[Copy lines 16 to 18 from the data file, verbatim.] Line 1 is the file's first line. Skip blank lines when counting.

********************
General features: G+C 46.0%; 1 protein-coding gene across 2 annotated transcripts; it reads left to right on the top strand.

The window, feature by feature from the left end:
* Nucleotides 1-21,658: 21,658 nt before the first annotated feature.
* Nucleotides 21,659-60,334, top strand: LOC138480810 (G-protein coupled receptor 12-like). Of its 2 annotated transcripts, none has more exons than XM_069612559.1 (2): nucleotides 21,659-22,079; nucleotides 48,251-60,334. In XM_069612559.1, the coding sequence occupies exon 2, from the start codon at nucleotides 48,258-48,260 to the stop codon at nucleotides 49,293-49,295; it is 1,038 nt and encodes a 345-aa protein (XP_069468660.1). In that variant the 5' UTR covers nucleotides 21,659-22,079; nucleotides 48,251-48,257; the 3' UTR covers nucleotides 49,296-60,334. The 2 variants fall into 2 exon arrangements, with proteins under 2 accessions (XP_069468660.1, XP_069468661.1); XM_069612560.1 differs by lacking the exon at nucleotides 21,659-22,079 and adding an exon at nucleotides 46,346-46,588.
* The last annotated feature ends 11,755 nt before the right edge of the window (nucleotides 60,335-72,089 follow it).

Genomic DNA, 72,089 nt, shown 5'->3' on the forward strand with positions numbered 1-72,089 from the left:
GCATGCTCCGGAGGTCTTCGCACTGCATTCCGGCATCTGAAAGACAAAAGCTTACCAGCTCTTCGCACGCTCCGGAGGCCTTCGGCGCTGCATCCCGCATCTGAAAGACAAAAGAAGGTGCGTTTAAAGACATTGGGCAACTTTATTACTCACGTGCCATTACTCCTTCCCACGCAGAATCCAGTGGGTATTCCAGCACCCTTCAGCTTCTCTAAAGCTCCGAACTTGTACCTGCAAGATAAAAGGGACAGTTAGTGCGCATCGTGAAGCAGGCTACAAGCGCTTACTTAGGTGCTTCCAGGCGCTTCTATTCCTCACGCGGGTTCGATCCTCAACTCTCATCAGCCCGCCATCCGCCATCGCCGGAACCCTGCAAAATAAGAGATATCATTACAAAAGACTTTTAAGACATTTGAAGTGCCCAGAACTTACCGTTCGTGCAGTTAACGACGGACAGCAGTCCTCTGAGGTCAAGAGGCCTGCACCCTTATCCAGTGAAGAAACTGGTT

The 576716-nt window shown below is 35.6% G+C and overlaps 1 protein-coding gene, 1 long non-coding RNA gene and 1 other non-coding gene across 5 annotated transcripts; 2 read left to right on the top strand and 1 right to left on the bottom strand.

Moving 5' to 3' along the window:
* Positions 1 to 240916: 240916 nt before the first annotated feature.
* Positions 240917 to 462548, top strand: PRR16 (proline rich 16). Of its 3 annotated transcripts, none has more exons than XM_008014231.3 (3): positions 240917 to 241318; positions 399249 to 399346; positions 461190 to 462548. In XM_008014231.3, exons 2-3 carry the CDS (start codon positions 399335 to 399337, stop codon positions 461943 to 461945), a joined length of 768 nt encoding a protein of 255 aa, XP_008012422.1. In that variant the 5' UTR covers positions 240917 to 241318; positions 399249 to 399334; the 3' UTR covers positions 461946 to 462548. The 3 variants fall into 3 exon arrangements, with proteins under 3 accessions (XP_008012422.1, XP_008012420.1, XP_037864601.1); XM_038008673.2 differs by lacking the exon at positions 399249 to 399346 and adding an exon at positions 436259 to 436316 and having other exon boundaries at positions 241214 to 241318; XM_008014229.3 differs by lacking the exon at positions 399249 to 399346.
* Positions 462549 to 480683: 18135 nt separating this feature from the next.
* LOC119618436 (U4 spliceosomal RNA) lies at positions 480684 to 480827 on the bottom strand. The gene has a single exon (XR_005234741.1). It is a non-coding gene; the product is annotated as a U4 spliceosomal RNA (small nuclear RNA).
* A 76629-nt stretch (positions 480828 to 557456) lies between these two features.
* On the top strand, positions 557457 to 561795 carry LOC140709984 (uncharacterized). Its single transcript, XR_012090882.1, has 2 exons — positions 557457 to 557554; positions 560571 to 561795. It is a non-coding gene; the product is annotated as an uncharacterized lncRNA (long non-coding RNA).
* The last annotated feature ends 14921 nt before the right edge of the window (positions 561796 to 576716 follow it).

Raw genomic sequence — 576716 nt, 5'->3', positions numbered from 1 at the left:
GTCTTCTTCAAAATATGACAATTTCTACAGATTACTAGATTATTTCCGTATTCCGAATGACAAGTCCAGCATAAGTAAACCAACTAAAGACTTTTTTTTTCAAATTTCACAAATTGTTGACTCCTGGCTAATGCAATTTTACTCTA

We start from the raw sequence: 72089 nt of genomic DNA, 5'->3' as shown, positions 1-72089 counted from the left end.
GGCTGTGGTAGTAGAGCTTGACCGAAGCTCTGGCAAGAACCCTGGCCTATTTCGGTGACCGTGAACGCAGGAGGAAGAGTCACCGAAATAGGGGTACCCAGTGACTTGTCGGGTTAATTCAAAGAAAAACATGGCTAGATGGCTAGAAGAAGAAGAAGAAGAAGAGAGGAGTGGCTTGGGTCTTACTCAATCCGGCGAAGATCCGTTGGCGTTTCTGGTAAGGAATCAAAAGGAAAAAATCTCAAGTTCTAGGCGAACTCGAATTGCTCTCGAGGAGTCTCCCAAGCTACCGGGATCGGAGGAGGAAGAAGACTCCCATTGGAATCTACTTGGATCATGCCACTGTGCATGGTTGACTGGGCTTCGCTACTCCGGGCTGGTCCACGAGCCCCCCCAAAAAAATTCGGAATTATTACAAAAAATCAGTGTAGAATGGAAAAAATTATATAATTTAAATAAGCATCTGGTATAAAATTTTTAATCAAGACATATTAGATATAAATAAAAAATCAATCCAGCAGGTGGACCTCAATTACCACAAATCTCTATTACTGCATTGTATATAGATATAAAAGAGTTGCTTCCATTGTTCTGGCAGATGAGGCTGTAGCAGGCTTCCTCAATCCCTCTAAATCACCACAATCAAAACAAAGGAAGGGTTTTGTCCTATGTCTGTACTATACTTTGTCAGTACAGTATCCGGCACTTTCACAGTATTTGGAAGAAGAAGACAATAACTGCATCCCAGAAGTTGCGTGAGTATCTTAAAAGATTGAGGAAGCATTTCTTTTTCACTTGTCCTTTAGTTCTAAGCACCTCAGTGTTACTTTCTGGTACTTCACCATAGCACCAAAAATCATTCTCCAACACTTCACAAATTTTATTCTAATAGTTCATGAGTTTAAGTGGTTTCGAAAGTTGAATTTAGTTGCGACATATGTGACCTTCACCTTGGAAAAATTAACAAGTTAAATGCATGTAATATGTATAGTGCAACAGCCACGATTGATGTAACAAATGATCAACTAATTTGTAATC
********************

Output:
* The last annotated feature ends 14921 nt before the right edge of the window (positions 561796 to 576716 follow it).

Raw genomic sequence — 576716 nt, 5'->3', positions numbered from 1 at the left:
GTCTTCTTCAAAATATGACAATTTCTACAGATTACTAGATTATTTCCGTATTCCGAATGACAAGTCCAGCATAAGTAAACCAACTAAAGACTTTTTTTTTCAAATTTCACAAATTGTTGACTCCTGGCTAATGCAATTTTACTCTA